What Ever Happened to 3:AM Magazine?

You may have read in the grown up books pages that the online journal I write for, 3:AM Magazine, recently vanished from the internet. It’s a bizarre episode. I felt like the guys in Red Dwarf must have felt, when they lost Red Dwarf. My editor, Andrew Gallix, takes up the story:

3:AM’s servers (located in Dallas, Texas) were owned by a company (based in Saint Joseph, Missouri) whose website was down. Emails bounced back and the phone had been disconnected. We naturally assumed that the owner – whose main claim to fame was his contribution to the penis-enlargement business – had done a runner. But as soon as the word was out, we were inundated with heart-warming messages of support and offers of help via social media, and within a few hours, Twitter had located the owner’s whereabouts. 3:AM readers informed us that he was now the landlord of – or an employee in (there were conflicting reports) – a tattoo parlour. Someone even kindly mailed me an overexposed picture of the aforementioned establishment.

American novelist Steve Himmer spotted that he and the alleged fugitive had a friend in common on Facebook, who was able to send a direct message. London-based author Susana Medina friended him and striked up a conversation. His mobile phone number and personal email addresses were soon unearthed and passed on by amateur sleuths. Blogger Edward Champion conducted a phone interview with the errant entrepreneur in which the latter claimed that he had wound up his web hosting business in 2008 and had no idea that he was still hosting us. He mentioned a ‘server admin in Bucharest’ – name of Florin – who had been handling the company’s ‘lingering details’. If this is all true, and it could well be, 3:AM had been running on some unattended phantom server. I also wonder whom I have been paying all these years.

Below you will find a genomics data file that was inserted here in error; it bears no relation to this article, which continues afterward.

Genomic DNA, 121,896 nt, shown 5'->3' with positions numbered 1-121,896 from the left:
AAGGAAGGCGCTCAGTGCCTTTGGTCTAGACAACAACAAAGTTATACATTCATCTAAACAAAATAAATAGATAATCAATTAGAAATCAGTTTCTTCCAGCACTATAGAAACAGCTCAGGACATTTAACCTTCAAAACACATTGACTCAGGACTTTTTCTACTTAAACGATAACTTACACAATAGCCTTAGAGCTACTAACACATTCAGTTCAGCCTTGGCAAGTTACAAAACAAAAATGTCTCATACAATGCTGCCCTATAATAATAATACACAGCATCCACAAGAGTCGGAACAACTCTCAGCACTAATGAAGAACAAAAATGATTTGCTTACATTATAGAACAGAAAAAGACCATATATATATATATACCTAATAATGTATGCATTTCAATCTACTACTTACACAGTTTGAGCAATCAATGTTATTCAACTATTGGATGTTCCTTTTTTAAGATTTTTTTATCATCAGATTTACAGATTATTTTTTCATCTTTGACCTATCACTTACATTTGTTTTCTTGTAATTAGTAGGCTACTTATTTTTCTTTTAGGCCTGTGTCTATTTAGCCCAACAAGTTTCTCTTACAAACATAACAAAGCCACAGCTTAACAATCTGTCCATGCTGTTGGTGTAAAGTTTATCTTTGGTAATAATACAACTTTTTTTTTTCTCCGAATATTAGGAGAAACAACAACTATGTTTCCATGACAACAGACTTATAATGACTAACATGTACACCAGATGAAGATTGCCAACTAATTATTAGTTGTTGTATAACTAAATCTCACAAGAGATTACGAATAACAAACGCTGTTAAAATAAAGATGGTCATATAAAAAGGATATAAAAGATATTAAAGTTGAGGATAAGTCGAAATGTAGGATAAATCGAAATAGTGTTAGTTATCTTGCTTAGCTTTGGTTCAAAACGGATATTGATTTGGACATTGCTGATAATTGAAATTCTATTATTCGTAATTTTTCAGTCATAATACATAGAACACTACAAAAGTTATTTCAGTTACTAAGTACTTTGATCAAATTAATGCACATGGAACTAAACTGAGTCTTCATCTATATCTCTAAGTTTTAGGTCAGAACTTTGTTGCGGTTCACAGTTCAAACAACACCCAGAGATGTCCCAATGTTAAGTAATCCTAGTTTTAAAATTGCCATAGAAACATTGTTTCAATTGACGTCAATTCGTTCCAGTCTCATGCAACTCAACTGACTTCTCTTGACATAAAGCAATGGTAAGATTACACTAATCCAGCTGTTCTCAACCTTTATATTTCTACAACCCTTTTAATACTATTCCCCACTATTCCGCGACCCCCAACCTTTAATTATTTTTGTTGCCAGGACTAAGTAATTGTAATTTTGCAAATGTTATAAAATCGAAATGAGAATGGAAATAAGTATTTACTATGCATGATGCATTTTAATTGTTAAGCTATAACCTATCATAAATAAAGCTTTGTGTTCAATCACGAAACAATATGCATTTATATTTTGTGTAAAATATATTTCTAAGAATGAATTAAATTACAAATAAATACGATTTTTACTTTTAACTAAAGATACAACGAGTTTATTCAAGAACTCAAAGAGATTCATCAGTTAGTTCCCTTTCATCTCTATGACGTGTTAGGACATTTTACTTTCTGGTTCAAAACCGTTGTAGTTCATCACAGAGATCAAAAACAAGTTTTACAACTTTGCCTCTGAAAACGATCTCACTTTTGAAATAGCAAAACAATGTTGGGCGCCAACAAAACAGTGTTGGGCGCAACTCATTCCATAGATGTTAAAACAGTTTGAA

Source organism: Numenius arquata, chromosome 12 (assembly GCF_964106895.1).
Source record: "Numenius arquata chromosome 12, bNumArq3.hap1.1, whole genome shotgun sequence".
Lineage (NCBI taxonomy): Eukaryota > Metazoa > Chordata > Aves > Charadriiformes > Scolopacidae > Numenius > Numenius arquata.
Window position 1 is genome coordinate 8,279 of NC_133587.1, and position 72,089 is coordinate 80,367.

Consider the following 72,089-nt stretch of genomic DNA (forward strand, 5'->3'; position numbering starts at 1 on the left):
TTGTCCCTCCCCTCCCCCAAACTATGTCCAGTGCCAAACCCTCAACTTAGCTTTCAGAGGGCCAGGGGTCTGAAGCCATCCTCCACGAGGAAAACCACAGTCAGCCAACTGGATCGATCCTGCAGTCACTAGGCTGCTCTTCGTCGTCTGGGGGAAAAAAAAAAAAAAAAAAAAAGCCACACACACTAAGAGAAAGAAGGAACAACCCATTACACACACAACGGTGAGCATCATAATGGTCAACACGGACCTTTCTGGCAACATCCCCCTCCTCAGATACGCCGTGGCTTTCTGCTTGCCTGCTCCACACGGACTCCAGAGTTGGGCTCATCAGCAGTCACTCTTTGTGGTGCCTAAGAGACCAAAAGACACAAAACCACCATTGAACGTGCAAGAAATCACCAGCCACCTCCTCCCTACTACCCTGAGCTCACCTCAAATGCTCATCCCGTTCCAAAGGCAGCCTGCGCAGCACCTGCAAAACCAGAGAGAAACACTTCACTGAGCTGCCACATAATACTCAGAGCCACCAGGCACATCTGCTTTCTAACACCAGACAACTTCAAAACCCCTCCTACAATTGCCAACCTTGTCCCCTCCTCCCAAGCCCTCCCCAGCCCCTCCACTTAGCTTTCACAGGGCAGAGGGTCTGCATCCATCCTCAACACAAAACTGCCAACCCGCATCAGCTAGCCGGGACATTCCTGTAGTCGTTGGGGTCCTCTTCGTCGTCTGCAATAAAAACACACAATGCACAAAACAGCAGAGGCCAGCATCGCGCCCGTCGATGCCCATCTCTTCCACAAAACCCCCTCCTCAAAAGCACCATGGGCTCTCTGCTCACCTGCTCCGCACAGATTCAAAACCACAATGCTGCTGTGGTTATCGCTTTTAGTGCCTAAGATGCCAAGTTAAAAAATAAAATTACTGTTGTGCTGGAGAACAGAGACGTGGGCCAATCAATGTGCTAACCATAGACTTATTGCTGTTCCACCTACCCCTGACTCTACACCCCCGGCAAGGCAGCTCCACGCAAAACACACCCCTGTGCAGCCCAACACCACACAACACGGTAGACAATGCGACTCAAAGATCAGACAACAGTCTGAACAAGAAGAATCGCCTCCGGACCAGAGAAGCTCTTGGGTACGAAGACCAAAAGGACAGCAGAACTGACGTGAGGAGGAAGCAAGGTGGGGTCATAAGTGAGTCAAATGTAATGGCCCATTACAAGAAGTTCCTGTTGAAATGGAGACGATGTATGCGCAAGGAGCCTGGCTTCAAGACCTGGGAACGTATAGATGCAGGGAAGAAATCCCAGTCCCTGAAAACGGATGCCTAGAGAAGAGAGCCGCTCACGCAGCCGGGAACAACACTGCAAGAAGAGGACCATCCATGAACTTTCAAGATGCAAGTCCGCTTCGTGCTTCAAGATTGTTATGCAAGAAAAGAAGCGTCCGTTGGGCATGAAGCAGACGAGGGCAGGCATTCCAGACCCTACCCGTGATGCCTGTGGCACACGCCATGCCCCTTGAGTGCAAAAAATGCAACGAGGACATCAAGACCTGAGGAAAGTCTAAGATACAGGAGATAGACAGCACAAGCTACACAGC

Our travails were also reported in the Independent. The note of pathos in Gallix’s last line is a delight:

Mr Gallix is trying to track down the person responsible for the servers. After a few false leads, as well as a disconnected phone and emails bouncing back, he believes he has tracked him down.

‘At this stage, we do not know if we’ll ever be able to speak to him and if he can switch his server back on long enough to allow us to move 12 years’ worth of content to another, more reliable host,’ Mr Gallix said. ‘I should have backed it up somewhere else, but it never occurred to me.’

There’s a happy ending to this as our digital tech guys have been working like demons all summer to get the site back online. It has now been relaunched, with a new design by Rhys Tranter, and pretty much all the content has been resurrected.

So it’s time to contextualise some more links. Here’s my review of Sam Thompson’s Booker longlisted Communion Town: also, I have an essay on John Irving, using his new novel In One Person as my hook. Also, a short story, ‘Say Your Lesson,’ has been published on Squawkback.

The line in my Communion Town review: ‘a womb garden that rivals the real’ is from Jim Morrison’s poem ‘The Womb Garden’, available in the collection The Lords and the New Creatures.

‘Sir, we did not lose 3:AM. 3:AM was taken from us, by person or persons unknown’


2 Responses to “What Ever Happened to 3:AM Magazine?”

  1. James Burt Says:

    Hi Max,

    If there is some missing content from after July 2008, there may be a copy of it in an RSS system I have access to. It looks as if the full articles were on the feed, and therefore in the store. Let me know if this is of any use.



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